Michelle Schmiegelow, MD, PhD-studerende Hjertemedicinsk Forskning Gentofte Universitetshospital HellerupMedicalResearch.com Interview with: Michelle Schmiegelow, MD, PhD-student Hjertemedicinsk Forskning Gentofte Universitetshospital Hellerup Medical Research: What is the background for this study? Dr. SchmiegelowObesity has become a worldwide epidemic, but the excess cardiovascular risk observed in obese individuals may primarily be attributable to metabolic mediators, rather than obesity per se. Several studies conducted in primarily non-Hispanic white populations suggest that obese individuals without the metabolic syndrome, defined as metabolically healthy obese, have a cardiovascular risk similar to that of normal weight metabolically healthy individuals. We used prospectively collected data from the Women’s Health Initiative studies to evaluate whether obesity unaccompanied by metabolic abnormalities was associated with increased risk of cardiovascular disease (CVD) across racial/ethnic subgroups in postmenopausal women. Additionally, we examined whether the use of the metabolic syndrome to define the metabolically healthy obese applied to the various racial/ethnic subgroups by quantifying the number and type of metabolic syndrome components. All women were classified by obesity level and metabolic health status at baseline. The women were thus categorized according to body mass index (BMI, kg/m2) into normal weight (BMI 18.5-24.9 kg/m2), overweight (25-29.9 kg/m2) and obese (30.0 kg/m2) women. Metabolic health status was first defined by presence of the metabolic syndrome (yes/no), and second by number of metabolic syndrome components. In accordance with the International Diabetes Federation and the American Heart Association/National Heart, Lung, and Blood Institute we defined the metabolic syndrome as any two of the following (criteria for women): increased waist circumference ≥80 cm; increased level of triglycerides ≥150 mg/dL (≥1.7 mM); decreased level of HDL-C <50 mg/dL (<1.3 mM); increased blood pressure with either systolic blood pressure ≥130 mmHg or diastolic blood pressure ≥85 mmHg, or treatment with antihypertensive drugs; and impaired fasting serum glucose ≥100 mg/dL (6.1 mM). Medical Research: What are the main findings? Dr. Schmiegelow: The study population comprised 14,364 women without diabetes or prior cardiovascular disease. The women had a median age of 64 years (interquartile range 57–69), and 47% were white, 36% were black and 18% were Hispanic. Over a median follow-up of 13 years (interquartile range 12–14 years), 1,101 women (7.7%) had a first cardiovascular event. The main findings of this study were that metabolic abnormalities appeared to confer more cardiovascular risk among black women than among white women. Consistent with other studies, among white women without the metabolic syndrome, obesity was not associated with increased cardiovascular risk compared with normal weight women. Conversely, black overweight and black obese women had increased cardiovascular risk compared with normal weight black women without the metabolic syndrome, even in absence of the metabolic syndrome. According to number of metabolic syndrome components, black overweight or obese women with just two metabolic abnormalities had increased risk of cardiovascular disease, although they would be considered “metabolically healthy” based on the standard definition, particularly since one of these abnormalities were abdominal obesity for 79% of overweight and 98% of obese women, irrespective of race/ethnicity. White obese women with three metabolic abnormalities did not have a statistically significantly increased cardiovascular risk compared with normal weight metabolically healthy women. Thus, cardiovascular disease risk appeared to be elevated in black women by the presence of only two or three metabolic abnormalities to a degree that would require four or more metabolic abnormalities among white women. These findings did not appear to be driven by any particular combination of metabolic abnormalities. (more…)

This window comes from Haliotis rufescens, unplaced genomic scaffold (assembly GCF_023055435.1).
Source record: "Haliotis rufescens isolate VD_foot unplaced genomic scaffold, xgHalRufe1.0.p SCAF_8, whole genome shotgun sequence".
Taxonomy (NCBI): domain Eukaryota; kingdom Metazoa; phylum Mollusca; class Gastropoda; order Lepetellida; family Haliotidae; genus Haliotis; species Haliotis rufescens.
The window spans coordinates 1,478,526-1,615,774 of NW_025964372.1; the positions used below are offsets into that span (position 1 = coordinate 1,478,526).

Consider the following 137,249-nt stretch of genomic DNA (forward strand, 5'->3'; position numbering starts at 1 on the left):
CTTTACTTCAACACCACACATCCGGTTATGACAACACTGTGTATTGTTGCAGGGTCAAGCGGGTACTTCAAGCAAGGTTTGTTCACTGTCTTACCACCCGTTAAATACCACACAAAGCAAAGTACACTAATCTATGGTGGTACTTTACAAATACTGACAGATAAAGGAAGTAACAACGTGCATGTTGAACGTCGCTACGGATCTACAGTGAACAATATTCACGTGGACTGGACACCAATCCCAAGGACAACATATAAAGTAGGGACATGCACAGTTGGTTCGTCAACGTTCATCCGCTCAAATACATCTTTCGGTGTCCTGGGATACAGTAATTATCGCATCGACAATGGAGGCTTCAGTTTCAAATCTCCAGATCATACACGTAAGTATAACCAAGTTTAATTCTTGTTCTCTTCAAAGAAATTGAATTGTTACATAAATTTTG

Author Interviews, Heart Disease / 19.05.2015